Tom Quillin, director of Intel vPro Ecosystem Development lauds the feature, praising that its not only a fun toy for home users, but a valuable asset to businesses.  He states, "The increasing prevalence worldwide of PCs based on Intel Core 2 processors with Intel Virtualization Technology is enabling a variety of new applications that provide business opportunities for greater manageability, security and cost reduction. Used with Windows XP Mode, Intel Virtualization Technology helps small- and medium-sized businesses migrate more efficiently from Windows XP to Windows 7.

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RE: Just a thought...
By epobirs on 8/5/2009 5:42:05 PM , Rating: 2
You couldn't be more wrong.

First, consider the failure of logic in blaming hardware. Vista runs just fine on plenty of machines that were produced before Vista was in beta. The sole issue in most cases where it doesn't run well is memory consumption. Some older machines lacked the ability to take much RAM above the 512 MB that was common for several years, and thus are bad Vista candidates even though the memory upgrade itself would be quite cheap.

The vast majority of software incompatibility issues are due to Vista's more stringent requirement for programming practices. When XP was released, Microsoft also published a guide to their preferred programming practices for better reliability and security. They also promised that apps that followed these guidelines would be viable for a long time to follow. They kept that promise. Software that complies with the guidelines runs perfectly on Vista with very few exceptions.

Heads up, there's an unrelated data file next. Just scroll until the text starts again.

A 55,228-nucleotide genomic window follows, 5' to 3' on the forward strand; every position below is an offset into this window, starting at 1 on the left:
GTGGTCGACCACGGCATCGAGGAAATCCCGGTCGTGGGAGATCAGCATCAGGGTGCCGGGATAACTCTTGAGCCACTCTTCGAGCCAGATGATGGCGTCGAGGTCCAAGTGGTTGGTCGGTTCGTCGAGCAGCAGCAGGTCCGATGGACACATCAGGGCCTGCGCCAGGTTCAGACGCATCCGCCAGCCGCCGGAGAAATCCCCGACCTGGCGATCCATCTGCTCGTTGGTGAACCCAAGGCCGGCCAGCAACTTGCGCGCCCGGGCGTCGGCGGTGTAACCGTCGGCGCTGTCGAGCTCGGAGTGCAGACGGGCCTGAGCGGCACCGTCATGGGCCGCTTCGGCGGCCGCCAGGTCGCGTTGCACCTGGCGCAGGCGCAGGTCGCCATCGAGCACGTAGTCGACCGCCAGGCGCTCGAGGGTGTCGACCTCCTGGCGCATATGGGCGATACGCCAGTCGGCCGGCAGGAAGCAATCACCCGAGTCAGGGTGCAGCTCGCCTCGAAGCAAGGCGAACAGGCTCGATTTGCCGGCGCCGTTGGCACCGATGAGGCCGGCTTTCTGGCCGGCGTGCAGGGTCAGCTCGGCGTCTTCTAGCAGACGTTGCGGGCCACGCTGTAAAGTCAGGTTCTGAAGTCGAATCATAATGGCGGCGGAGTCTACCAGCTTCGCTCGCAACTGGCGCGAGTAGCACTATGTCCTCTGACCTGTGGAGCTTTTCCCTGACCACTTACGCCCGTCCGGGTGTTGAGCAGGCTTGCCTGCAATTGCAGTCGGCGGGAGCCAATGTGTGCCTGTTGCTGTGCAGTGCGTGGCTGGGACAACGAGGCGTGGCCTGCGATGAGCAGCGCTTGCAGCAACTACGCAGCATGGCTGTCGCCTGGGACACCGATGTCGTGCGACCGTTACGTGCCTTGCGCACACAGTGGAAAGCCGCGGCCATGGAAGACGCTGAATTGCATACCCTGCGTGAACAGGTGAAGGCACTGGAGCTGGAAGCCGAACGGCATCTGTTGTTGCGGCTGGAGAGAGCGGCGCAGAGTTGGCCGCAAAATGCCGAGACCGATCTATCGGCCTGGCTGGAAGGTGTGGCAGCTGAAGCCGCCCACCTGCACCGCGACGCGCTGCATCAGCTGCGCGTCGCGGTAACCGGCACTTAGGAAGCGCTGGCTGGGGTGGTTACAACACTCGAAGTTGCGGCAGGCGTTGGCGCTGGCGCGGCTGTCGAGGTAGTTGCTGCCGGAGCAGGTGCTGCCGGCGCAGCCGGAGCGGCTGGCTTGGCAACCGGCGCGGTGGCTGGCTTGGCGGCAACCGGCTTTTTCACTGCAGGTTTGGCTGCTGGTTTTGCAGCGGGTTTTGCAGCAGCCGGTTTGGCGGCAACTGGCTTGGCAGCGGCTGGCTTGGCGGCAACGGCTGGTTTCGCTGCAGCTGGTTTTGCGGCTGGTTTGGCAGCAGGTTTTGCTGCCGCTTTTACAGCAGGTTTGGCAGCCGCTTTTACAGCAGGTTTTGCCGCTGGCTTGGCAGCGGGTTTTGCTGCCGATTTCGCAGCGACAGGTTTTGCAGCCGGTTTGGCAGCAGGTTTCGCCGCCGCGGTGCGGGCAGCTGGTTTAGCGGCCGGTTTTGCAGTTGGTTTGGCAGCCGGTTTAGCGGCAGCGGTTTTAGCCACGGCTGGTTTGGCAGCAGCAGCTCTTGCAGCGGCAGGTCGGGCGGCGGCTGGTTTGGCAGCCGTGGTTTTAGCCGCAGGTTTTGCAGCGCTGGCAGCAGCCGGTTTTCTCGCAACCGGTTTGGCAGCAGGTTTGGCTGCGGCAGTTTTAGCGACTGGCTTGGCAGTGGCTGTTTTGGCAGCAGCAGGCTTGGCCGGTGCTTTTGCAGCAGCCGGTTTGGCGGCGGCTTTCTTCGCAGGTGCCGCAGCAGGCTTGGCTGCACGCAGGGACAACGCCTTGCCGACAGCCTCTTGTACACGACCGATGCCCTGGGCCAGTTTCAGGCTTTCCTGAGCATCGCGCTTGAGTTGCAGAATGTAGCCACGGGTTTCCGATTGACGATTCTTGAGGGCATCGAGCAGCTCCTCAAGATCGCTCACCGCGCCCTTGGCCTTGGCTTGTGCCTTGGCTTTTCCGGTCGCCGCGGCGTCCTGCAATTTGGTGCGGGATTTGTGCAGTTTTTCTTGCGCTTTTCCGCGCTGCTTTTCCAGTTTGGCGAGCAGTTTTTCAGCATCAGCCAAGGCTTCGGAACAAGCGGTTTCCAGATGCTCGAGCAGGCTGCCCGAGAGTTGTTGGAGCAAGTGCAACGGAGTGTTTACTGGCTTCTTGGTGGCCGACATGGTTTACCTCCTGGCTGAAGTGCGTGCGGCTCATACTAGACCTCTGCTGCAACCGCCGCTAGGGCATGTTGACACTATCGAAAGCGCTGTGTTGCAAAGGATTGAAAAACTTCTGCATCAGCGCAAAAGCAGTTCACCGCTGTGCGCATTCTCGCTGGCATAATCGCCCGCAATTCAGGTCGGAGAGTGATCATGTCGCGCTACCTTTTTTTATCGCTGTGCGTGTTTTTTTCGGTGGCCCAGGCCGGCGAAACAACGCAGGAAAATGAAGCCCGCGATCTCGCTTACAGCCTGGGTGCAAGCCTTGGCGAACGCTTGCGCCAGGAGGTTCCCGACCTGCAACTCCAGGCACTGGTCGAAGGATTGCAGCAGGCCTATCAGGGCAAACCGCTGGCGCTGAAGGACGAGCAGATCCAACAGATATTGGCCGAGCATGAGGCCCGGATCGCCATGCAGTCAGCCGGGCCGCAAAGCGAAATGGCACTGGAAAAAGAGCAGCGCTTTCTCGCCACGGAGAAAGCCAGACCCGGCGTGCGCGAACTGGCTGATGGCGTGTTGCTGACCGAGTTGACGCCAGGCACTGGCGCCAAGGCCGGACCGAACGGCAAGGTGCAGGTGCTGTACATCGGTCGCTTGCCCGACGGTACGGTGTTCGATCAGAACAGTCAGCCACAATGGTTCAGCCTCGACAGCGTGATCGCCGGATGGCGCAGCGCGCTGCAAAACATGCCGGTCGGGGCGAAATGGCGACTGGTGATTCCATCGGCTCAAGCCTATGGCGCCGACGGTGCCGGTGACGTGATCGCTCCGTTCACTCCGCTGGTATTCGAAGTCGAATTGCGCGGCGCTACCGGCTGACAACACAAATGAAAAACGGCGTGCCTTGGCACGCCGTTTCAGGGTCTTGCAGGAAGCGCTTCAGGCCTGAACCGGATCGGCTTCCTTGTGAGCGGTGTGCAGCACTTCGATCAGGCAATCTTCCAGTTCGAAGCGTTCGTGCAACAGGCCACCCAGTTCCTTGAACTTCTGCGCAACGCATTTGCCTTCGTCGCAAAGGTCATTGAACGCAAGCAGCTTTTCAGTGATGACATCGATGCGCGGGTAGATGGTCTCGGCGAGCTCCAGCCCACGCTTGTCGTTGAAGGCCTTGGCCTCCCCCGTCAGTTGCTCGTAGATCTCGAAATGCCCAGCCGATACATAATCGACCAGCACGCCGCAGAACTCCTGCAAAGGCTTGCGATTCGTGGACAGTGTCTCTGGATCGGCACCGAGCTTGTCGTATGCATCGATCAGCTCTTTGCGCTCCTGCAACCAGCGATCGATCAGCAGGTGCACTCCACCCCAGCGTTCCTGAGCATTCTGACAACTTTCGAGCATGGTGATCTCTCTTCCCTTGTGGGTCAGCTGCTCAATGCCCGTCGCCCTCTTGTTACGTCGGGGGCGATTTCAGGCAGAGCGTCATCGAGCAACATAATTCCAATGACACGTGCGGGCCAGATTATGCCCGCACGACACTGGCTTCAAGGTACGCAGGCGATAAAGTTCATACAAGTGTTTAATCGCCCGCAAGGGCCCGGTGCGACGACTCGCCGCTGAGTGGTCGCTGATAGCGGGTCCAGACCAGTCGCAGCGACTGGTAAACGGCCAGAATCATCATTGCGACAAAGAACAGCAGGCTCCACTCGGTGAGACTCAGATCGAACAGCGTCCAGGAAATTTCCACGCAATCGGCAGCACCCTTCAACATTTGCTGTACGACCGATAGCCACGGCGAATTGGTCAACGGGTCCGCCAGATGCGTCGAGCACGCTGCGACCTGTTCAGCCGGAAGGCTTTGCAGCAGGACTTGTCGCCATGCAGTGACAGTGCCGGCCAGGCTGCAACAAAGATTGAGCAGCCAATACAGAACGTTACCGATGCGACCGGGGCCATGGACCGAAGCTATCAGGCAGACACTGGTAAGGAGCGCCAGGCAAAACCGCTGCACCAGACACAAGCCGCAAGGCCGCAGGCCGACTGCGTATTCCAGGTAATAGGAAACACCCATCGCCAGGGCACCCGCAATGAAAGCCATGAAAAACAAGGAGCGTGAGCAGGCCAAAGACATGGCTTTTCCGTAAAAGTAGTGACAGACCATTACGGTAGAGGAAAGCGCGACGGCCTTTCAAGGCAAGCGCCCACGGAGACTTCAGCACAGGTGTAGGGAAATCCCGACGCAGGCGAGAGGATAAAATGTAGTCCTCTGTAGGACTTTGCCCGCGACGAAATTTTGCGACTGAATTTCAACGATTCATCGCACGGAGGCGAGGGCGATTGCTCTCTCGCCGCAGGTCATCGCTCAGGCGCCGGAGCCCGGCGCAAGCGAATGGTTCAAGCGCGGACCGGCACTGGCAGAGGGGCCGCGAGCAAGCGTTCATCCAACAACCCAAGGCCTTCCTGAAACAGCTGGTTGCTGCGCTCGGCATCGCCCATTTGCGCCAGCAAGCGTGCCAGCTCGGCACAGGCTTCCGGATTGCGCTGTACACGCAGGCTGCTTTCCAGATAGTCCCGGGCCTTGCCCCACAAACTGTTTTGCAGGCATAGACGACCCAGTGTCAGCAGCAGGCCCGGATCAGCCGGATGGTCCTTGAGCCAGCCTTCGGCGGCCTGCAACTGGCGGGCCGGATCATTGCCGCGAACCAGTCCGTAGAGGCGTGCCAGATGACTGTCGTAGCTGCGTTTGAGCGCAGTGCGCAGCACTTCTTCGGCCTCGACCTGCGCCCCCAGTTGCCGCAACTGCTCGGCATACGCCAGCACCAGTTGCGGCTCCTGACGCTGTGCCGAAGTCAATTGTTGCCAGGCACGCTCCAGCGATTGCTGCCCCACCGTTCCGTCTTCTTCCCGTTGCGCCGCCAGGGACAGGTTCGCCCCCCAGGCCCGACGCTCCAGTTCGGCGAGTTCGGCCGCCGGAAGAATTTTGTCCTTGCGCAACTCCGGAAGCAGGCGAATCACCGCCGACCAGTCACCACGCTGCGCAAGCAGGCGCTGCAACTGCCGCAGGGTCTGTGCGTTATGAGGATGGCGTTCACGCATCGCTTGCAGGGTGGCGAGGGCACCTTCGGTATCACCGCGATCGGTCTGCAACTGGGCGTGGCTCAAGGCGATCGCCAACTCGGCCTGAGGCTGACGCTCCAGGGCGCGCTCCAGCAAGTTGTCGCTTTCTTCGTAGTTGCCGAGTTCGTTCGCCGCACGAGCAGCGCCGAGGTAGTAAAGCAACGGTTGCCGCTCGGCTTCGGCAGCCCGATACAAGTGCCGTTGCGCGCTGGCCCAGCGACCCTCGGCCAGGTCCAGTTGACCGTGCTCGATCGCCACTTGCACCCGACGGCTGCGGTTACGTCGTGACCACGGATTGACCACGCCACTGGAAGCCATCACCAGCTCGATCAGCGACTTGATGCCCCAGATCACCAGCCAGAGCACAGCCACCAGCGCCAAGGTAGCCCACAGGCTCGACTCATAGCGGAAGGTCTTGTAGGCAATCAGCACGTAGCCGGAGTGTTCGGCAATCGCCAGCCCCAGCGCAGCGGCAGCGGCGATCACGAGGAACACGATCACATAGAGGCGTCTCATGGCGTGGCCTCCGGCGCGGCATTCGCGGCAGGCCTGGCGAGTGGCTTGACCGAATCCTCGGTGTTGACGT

After years of getting blamed for the results of third party developer's bad coding practices, MS made some major changes in Vista compared to XP. Several things which had previously been condemned but allowed to run were no longer given that allowance. Vista flat out says no, you can't do that crap here. This is why no version of QuickBooks before Vista's release would run. Intuit did some really rotten stuff with the registry as a hack to enable interaction with other software instead of creating a proper infrastructure for the purpose. This was a really bad practice and Microsoft was well overdue to stop iy being done.

A lot of other examples are in-house proprietary apps that are critical to the businesses that original contracted their creation. The use of bad coding practices was endemic among these and that meant Vista was a no-go unless they could run them under XP in a VM. Two big Vista deployment I worked in were at companies big enough that their licensing with Microsoft allowed this to be done without any great additional cost. But for smaller companies this is a significant expense and involves some complexity for the users.

XP Mode solves that very well. There is a critical app that is widely used by convalescent hospitals to produce their Medicare billing. It's pretty ugly and can't even install on Vista, never mind run on it. I've already tested it with the XP Mode beta and it works perfectly, integrating with the Win7 desktop in a way that require nearly no training of existing users.

For me and my clients, XP Mode is a huge WIN .

"I'm an Internet expert too. It's all right to wire the industrial zone only, but there are many problems if other regions of the North are wired." -- North Korean Supreme Commander Kim Jong-il